• Samantha Abbott

How to choose the right tripod

Updated: Jul 19




Choosing a tripod for photography can seem like a task in itself with so many models and price points available. Should you go for quality, or pick a cheap and cheerful alternative?


Let’s simplify it: Choose well by reading reviews and buy at the top end of your budget.

Through my own experience over the years, I find when it comes to tripods you pay for what you get.


My tripod is a Manfrotto MK055XPRO3 with an XPRO Ball Head and 200PL Plate series. I bought it a couple of years ago and It cost around £229. That's a bit of a splurge, on a tripod you might be thinking, but for me, it was an investment and served me well whilst I was running my remote product photography business.


If you're considering buying a new tripod or even upgrading, let’s look at some things you might want to consider:


Starting with the tripod legs


A tripod which extends up to a good height is best so you’re not limited. Mine extends to 70 inches 170cm. (5 foot 2") which is pretty standard height-wise.


Next, the leg locking mechanism:


This is really down to personal preference, but I like the flip locks on my tripod as they allow for quick and easy height adjustments. Another leg locking mechanism you might want to look at would be the twist-lock system.




Horizontal extension arm:


This was a must for me. It can be used for both extra height or for when shooting flatlays and awkward angles. Unless you specifically seek out a tripod with integral extension (or boom

arm), most general use tripods won't come with one included. However, you can purchase an arm separately, if need be, but do check it’s compatible with your tripod.


Mine has an integral extension arm which remains fitted to the tripod and can be utilised by just a couple of clicks and a turn.


The tripod head:


Several to choose from, but realistically, you might want to decide between a pan and tilt head or a ball head.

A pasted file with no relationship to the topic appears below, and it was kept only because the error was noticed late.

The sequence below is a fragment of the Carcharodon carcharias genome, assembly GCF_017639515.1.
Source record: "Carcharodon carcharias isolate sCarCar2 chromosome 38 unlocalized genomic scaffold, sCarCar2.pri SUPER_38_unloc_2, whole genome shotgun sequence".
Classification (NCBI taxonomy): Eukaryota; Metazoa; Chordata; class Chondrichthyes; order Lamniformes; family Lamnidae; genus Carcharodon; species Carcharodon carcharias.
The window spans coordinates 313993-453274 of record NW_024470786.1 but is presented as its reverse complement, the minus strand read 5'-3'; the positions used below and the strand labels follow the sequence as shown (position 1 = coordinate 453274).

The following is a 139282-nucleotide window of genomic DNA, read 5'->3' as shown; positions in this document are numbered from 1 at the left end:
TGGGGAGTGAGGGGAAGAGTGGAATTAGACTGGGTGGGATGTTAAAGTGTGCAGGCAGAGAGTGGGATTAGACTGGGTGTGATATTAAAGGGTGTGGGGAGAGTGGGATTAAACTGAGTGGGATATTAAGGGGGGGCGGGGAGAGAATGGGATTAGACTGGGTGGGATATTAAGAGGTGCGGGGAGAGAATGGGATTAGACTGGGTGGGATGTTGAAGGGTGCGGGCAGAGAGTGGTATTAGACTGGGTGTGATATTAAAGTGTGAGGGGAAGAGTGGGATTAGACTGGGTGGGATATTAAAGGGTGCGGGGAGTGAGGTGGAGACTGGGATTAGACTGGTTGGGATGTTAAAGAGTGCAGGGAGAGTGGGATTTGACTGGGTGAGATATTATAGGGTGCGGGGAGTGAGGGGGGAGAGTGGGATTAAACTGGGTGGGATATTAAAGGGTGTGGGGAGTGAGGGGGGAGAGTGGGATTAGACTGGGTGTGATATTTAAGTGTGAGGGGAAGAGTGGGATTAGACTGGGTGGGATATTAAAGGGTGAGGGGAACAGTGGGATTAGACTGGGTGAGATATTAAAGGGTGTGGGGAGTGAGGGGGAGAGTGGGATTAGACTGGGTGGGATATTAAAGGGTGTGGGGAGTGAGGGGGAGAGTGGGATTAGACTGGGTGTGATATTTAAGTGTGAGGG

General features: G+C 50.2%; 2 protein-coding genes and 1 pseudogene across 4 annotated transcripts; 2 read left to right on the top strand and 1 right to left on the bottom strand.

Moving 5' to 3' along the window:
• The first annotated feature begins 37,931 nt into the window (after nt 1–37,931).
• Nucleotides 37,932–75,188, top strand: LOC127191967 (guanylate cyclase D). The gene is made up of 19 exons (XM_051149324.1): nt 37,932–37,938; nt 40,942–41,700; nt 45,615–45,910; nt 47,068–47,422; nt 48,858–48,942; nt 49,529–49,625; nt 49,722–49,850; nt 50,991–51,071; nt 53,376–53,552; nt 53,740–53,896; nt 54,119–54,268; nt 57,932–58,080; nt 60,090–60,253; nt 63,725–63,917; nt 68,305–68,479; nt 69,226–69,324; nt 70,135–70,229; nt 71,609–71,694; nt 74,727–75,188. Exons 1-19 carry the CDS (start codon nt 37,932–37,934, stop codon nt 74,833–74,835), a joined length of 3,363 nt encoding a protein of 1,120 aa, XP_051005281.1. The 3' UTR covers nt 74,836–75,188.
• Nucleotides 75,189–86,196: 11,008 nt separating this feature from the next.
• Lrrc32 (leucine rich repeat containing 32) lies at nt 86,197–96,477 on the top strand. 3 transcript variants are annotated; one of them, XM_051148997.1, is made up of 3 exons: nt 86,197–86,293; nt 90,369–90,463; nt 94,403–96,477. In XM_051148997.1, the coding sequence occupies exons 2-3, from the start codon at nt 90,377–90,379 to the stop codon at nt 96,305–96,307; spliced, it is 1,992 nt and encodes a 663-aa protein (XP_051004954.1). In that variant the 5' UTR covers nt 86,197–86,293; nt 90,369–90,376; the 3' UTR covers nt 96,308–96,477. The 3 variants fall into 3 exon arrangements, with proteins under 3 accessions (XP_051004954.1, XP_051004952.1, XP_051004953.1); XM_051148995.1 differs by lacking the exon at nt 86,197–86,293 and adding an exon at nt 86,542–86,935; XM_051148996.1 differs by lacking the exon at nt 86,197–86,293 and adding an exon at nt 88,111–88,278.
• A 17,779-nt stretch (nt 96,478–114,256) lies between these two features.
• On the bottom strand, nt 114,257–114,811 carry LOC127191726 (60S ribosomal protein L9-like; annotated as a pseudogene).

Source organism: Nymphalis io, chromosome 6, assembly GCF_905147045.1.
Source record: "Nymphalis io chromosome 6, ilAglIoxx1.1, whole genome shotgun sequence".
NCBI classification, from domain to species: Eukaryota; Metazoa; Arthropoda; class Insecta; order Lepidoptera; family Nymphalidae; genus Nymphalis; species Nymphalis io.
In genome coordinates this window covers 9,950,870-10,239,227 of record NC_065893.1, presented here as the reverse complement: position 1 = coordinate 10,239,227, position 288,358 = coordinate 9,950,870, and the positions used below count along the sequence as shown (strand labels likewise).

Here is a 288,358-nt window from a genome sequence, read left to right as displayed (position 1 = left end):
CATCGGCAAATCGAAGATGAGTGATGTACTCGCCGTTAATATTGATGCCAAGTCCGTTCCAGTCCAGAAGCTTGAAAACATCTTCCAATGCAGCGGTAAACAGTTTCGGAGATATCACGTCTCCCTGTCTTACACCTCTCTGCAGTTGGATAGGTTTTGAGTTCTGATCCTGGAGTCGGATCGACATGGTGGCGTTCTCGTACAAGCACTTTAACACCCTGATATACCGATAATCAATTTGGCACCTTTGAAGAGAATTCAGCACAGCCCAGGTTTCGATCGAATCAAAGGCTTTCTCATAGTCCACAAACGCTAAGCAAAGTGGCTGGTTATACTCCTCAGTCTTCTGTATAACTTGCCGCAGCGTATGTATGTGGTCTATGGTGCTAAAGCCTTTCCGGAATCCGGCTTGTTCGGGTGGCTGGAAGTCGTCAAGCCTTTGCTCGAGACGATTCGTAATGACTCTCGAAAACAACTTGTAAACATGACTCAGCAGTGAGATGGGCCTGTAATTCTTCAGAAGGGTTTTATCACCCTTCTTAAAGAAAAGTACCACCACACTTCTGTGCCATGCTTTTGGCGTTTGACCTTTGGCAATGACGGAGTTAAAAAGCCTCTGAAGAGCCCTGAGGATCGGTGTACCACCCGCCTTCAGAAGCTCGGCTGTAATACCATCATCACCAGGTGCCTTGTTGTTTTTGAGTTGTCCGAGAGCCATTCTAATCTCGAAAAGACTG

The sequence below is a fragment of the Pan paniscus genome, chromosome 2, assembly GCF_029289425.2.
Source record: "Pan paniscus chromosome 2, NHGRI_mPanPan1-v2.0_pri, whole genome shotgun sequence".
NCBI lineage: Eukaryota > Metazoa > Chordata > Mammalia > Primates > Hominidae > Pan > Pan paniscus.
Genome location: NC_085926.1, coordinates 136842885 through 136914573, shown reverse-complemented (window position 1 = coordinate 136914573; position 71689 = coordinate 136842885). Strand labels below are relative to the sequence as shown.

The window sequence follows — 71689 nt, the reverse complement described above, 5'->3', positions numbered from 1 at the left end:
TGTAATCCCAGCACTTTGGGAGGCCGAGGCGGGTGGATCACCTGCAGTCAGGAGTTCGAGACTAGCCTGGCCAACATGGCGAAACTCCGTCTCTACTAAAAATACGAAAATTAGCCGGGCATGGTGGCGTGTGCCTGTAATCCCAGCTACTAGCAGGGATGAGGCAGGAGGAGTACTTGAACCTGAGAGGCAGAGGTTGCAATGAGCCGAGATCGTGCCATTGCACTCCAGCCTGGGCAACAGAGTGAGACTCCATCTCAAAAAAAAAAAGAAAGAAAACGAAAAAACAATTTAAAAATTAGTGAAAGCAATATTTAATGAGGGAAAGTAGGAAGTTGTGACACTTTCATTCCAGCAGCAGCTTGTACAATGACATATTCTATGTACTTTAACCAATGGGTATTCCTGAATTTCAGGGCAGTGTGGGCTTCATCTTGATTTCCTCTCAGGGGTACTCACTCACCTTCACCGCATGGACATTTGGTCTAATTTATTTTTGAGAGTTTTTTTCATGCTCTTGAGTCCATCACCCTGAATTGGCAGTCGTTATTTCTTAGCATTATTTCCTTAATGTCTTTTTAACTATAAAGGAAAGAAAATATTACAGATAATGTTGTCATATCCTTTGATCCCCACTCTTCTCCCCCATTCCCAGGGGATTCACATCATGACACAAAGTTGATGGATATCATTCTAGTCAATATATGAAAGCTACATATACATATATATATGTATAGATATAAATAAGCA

Pan and tilt head:


This does what it says - lets you pan and tilt your camera when fitted to this type of tripod head. Usually, on a 3-way basis, you can angle your camera where it suits and pan easily if you happen to be shooting video content.


Ball head:


A no-brainer for me - much more freedom, you can literally utilise all angles with a ball head fitted to your tripod and quickly lock it in place. Mine came with the X-PRO Ball Head included. However, If you decide to buy a Manfrotto tripod look at the heads too, some models won't include the head and you'll have to purchase it separately.


Spirit level


When I was buying my tripod I wanted it to include a spirit level, but in all honesty, it's not something I really look at and tend to use my camera's built-in level instead. That's not to say you won't find it useful - if you think it would come in handy then check first as not all tripods come with one included.


Quick-release plate:


What is a tripod quick release plate

Tripod quick release plate


This is one of those “can’t live without” items. My camera is on and off of my tripod more times than I care to remember on any given day, so a quick-release plate is an absolute must-have.


What is it?


It’s a metal base plate that screws into the underside of your camera (where you would ordinarily screw in your tripod). With a base plate attached when you want to use the tripod, simply sit the base plate into the quick-release clamp and you’re good to go.


It’s called quick release because that’s exactly what it does. Release or reattach your camera from, or, to the tripod in seconds with a push of a lever. Attach it just as quickly, but always double-check it’s “click locked” into position as you really don’t want your camera falling to the floor.


There’s no need to remove the plate - mine has been attached to my camera for as long as I can remember and it certainly saves a lot of time and effort when using the tripod.


Weight:


Check the weight of your camera with your heaviest lens attached (you can find weights via the manufacturer's product details). Then, check the tripods' weight tolerance. The last thing you want is your tripod toppling over with your camera attached because it can't hold the weight. I’ve experienced this myself and damaged a lens in the process. It’s definitely one of those heart-stopping moments.


You may also want to consider the actual weight of the tripod itself. Mine is quite heavy but because I mainly use it at home or in the studio weight wasn’t too much of an issue for me, and it's definitely sturdy.


If you plan on landscape photography or where you’ll need to be carrying it around, you’ll

want to consider choosing a lighter-weight carbon fibre or travel tripod instead.


Your tripod should come with a small allen key so that you can quickly tighten any parts that might work loose over time. I keep a little muslin bag attached to my tripod to store mine in as I know it would be lost quite quickly otherwise.


I hope this helps you decide on the right choice for your next tripod purchase.


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